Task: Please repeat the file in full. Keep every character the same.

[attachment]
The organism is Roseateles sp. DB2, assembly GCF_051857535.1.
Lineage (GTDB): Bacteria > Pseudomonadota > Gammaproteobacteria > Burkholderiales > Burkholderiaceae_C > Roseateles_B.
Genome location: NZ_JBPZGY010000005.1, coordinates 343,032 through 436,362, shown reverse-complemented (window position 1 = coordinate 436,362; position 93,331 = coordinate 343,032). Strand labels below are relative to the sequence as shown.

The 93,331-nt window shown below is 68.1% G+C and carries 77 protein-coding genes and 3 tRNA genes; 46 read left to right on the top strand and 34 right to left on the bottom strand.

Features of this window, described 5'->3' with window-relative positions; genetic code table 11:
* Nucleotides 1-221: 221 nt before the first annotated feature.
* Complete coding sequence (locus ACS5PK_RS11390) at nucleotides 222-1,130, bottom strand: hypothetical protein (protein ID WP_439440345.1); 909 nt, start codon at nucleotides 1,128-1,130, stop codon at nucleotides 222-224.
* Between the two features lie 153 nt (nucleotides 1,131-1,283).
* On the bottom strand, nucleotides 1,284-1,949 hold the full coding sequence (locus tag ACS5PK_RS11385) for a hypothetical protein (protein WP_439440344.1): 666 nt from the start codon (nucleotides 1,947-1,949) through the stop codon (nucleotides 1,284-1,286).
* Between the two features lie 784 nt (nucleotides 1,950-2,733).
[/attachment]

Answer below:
The organism is Roseateles sp. DB2, assembly GCF_051857535.1.
Lineage (GTDB): Bacteria > Pseudomonadota > Gammaproteobacteria > Burkholderiales > Burkholderiaceae_C > Roseateles_B.
Genome location: NZ_JBPZGY010000005.1, coordinates 343,032 through 436,362, shown reverse-complemented (window position 1 = coordinate 436,362; position 93,331 = coordinate 343,032). Strand labels below are relative to the sequence as shown.

The 93,331-nt window shown below is 68.1% G+C and carries 77 protein-coding genes and 3 tRNA genes; 46 read left to right on the top strand and 34 right to left on the bottom strand.

Features of this window, described 5'->3' with window-relative positions; genetic code table 11:
* Nucleotides 1-221: 221 nt before the first annotated feature.
* Complete coding sequence (locus ACS5PK_RS11390) at nucleotides 222-1,130, bottom strand: hypothetical protein (protein ID WP_439440345.1); 909 nt, start codon at nucleotides 1,128-1,130, stop codon at nucleotides 222-224.
* Between the two features lie 153 nt (nucleotides 1,131-1,283).
* On the bottom strand, nucleotides 1,284-1,949 hold the full coding sequence (locus tag ACS5PK_RS11385) for a hypothetical protein (protein WP_439440344.1): 666 nt from the start codon (nucleotides 1,947-1,949) through the stop codon (nucleotides 1,284-1,286).
* Between the two features lie 784 nt (nucleotides 1,950-2,733).